Great episodes: Into the Dalek. Listen. Kill the Moon. Mummy on the Orient Express. Flatline. Dark Water. Last Christmas.


#3. Series Five. The year of undiluted magic. Moffat took command of the show in the best way he knew how. I say that without contradicting my esteem for series eight as even better, because I believe series eight was characterized more by what other writers brought to it than Moffat’s own vision. Series five was a dark fairy tale that could only have been orchestrated by the writer of The Girl in the Fireplace. We got a new TARDIS look (which blew me away as much as Amy); the last of the starwhales; rainbow-colored Daleks; a Dream Lord who traps people in alternate nightmares; the Silurian underworld; Vincent Van Gogh’s ephemeral visions; and of course the Pandorica. The scriptwriting was in top form, and while a couple of stories were just okay, The Lodger was the only actual dud (and even that one has a chorus of apologists). Blink will always be the best weeping angels story, but in some ways Time of the Angels/Flesh and Stone was their most important outing for the scars they left on Amy. The crack in her bedroom wall remains the best story arc of the new series. Resets were involved in The Big Bang, but they came at a price; there was emotional payoff. The treatment of Amelia/Amy Pond was precious, and her character fit the season’s tone perfectly.

Great episodes: The Eleventh Hour. Time of the Angels/Flesh and Stone. Amy’s Choice. Vincent and the Doctor. The Pandorica Opens/The Big Bang.


#4. Series Three. Deep and dark. It had its lemons, but got them out of the way (a screeching bride, a grandma vampire, humanoid Daleks) before building to an amazing crescendo, and then falling on its face. That middle part was the ripper: The Lazarus Experiment a body-horror piece forcing strong philosophical questions (Gospel of John meets The Fly); 42 a race against time on a spaceship hurtling into a sentient sun; Human Nature/Family of Blood a genius portrayal of the Doctor becoming human and forgetting himself; then (as if that could be outdone) Blink, the weeping angels’ first outing and still the best story of the new series; and then Utopia, which surprise-revealed the Master at the end of the universe. Those stories remain the longest stretch of unbroken excellence in any series, and it’s only too bad the Master thread deteriorated into silliness, not least with the comical reincarnation of John Simm. Series three posed daring “What if?” questions to dramatic effect: what if people had to live their whole lives inside automobiles? what if we unlocked the key to immortality? what if a Time Lord became human and could no longer defend humanity against his enemies? But the finale was embarrassing, and showed Russell Davies on the way to more serious crimes he would perpetuate in series four.

Great episodes: The Shakespeare Code. The Lazarus Experiment. 42. Human Nature/Family of Blood. Blink. Utopia.


#5. Series Four. A hard series to pin down. The highs were very high and the lows abysmally low. Russell Davies wrote the best story of his career (Midnight) but also his worst — which was in fact the worst Doctor Who story of all time (The Stolen Earth/Journey’s End). That finale wasn’t just horrible; it went out of its way to be horrible. Then there was Donna, who turned out to be a great companion and nothing like the fishwife of The Runaway Bride. It was a welcome change from the Rose/Martha infatuations, and in some episodes she blew me away (especially in Pompeii, the library, and “turning left”). But then came the finale, which ruined her. Fires of Pompeii remains the best historical of the new series, spinning gothic horror around a moral dilemma that evokes the Doctor’s anguish in Genesis of the Daleks. On the other hand, Partners in Crime goes down as the silliest season-opener (Pokemon meets Doctor Who), Unicorn and the Wasp the silliest period piece (Agatha Christie deserved better). Rose was brought back brilliantly in Turn Left. Her presence in the finale was unspeakable. It was a season of treasure and trash, but the treasure was so good that the season needs to be ranked as high as I can.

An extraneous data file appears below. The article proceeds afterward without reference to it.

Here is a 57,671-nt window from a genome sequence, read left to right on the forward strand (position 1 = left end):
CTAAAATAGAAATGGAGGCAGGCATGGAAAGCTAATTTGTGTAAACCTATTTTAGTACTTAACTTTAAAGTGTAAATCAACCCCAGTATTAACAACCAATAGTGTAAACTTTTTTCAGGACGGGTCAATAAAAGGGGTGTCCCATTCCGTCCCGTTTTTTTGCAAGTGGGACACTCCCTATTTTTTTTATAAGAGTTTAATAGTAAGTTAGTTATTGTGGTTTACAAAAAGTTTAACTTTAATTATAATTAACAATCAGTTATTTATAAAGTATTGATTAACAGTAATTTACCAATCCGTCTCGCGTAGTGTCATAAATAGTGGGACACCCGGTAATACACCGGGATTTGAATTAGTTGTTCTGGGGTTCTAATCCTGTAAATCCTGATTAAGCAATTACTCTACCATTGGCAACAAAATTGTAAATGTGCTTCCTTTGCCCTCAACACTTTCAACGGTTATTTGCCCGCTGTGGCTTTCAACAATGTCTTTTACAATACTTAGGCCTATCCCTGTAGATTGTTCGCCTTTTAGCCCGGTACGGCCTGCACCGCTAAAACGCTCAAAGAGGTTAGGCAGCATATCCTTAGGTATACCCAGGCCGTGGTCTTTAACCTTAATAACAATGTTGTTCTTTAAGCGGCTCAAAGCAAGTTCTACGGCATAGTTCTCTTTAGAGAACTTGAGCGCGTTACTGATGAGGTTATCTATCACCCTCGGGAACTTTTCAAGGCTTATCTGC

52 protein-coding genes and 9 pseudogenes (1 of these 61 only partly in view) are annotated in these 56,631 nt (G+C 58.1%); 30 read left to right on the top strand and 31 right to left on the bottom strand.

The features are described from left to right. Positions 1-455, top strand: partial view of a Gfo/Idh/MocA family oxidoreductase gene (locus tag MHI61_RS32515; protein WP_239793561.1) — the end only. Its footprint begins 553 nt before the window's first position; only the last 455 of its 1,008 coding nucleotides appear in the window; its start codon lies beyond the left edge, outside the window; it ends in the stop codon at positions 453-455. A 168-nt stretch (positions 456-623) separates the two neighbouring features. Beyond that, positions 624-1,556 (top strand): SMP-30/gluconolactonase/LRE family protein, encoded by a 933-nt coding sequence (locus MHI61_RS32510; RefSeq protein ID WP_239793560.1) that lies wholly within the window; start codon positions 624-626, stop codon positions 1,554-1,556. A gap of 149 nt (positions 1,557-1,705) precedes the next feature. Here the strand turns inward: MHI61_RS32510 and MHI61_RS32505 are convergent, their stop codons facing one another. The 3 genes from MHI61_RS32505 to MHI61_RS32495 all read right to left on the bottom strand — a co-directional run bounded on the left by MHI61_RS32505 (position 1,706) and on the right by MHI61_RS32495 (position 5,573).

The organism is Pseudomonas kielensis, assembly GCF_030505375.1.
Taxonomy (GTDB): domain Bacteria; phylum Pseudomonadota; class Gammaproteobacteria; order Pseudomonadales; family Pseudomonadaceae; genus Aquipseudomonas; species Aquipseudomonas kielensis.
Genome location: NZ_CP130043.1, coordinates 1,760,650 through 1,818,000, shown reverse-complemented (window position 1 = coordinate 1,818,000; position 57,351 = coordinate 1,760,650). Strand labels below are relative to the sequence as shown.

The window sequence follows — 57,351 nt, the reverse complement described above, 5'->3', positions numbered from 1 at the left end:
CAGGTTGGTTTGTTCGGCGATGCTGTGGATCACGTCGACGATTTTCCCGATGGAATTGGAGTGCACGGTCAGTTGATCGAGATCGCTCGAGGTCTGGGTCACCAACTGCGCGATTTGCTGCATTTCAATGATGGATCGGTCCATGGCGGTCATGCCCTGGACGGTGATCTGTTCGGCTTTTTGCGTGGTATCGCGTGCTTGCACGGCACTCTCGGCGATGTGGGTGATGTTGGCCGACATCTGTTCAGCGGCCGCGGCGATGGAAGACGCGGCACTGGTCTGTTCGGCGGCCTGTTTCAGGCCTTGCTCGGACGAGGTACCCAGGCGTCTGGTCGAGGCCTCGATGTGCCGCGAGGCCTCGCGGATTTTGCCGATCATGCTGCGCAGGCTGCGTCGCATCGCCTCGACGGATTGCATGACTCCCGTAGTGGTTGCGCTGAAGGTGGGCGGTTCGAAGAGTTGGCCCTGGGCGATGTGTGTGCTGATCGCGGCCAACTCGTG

Great episodes: The Fires of Pompeii. Planet of the Ood. Silence in the Library/Forest of the Dead. Midnight. Turn Left.


#6. Series One. The kick-off. To be honest, it took time for me to warm to the new series. Russell Davies wrote most of the first-season stories, some of which were bad, some just okay, and one very good. The other stories were superb, and they were the ones that kept me watching. The second problem I now consider a major strength: Christopher Eccleston. On first viewing he didn’t seem like a fair representation of the Doctor, and his constant gurning made me want to rip his face off. His acting came across forced and stilted. But on later re-watches, I saw his awkwardness being much the point. He’s the Doctor of the Time War aftermath, wounded and affected by his monstrous actions. He’s judgmental (like anyone who has serious faults), as evidenced in his harsh treatments of Rose. Even more compelling is his ineffectuality. He saves the day only 30% of the time (in three stories) and practically wears his incompetence like a badge. Eccleston is is the Last of the Time Lords as we would expect, isolated and alone in the universe, unsure how to fit in, paralyzed by indecision, weighed down by the colossal failure of his people — and himself — unable or afraid to rise to the occasion. In hindsight, I feel that he worked extremely well as a single-season Doctor.